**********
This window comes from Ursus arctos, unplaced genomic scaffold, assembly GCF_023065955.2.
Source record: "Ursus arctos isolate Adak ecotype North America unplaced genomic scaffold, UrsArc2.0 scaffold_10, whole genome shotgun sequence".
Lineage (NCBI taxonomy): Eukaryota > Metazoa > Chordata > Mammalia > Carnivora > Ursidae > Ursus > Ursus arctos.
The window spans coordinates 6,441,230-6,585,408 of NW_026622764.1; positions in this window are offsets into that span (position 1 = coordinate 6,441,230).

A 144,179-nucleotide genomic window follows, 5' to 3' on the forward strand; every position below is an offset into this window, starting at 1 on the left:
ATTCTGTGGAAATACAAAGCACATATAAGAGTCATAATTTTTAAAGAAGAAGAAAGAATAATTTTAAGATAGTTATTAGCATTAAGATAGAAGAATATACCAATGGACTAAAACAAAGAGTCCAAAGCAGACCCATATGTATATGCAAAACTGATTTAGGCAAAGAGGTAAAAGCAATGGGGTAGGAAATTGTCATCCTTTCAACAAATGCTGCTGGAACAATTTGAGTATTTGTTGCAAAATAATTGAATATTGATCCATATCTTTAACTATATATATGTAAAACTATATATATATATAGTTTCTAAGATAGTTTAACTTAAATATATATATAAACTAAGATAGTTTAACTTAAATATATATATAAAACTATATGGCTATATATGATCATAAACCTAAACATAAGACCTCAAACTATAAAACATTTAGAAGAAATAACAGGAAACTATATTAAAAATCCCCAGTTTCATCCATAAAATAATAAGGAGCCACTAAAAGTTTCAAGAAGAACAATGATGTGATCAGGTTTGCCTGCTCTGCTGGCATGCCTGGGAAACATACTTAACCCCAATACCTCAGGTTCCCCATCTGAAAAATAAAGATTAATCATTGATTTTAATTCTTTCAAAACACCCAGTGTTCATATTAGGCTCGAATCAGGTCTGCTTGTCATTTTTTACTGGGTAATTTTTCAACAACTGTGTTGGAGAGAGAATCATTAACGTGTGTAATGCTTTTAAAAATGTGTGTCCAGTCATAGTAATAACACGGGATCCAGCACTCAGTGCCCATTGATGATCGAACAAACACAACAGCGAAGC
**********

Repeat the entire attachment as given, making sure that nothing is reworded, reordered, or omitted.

This window comes from Ursus arctos, unplaced genomic scaffold, assembly GCF_023065955.2.
Source record: "Ursus arctos isolate Adak ecotype North America unplaced genomic scaffold, UrsArc2.0 scaffold_10, whole genome shotgun sequence".
Lineage (NCBI taxonomy): Eukaryota > Metazoa > Chordata > Mammalia > Carnivora > Ursidae > Ursus > Ursus arctos.
The window spans coordinates 6,441,230-6,585,408 of NW_026622764.1; positions in this window are offsets into that span (position 1 = coordinate 6,441,230).

A 144,179-nucleotide genomic window follows, 5' to 3' on the forward strand; every position below is an offset into this window, starting at 1 on the left:
ATTCTGTGGAAATACAAAGCACATATAAGAGTCATAATTTTTAAAGAAGAAGAAAGAATAATTTTAAGATAGTTATTAGCATTAAGATAGAAGAATATACCAATGGACTAAAACAAAGAGTCCAAAGCAGACCCATATGTATATGCAAAACTGATTTAGGCAAAGAGGTAAAAGCAATGGGGTAGGAAATTGTCATCCTTTCAACAAATGCTGCTGGAACAATTTGAGTATTTGTTGCAAAATAATTGAATATTGATCCATATCTTTAACTATATATATGTAAAACTATATATATATATAGTTTCTAAGATAGTTTAACTTAAATATATATATAAACTAAGATAGTTTAACTTAAATATATATATAAAACTATATGGCTATATATGATCATAAACCTAAACATAAGACCTCAAACTATAAAACATTTAGAAGAAATAACAGGAAACTATATTAAAAATCCCCAGTTTCATCCATAAAATAATAAGGAGCCACTAAAAGTTTCAAGAAGAACAATGATGTGATCAGGTTTGCCTGCTCTGCTGGCATGCCTGGGAAACATACTTAACCCCAATACCTCAGGTTCCCCATCTGAAAAATAAAGATTAATCATTGATTTTAATTCTTTCAAAACACCCAGTGTTCATATTAGGCTCGAATCAGGTCTGCTTGTCATTTTTTACTGGGTAATTTTTCAACAACTGTGTTGGAGAGAGAATCATTAACGTGTGTAATGCTTTTAAAAATGTGTGTCCAGTCATAGTAATAACACGGGATCCAGCACTCAGTGCCCATTGATGATCGAACAAACACAACAGCGAAGC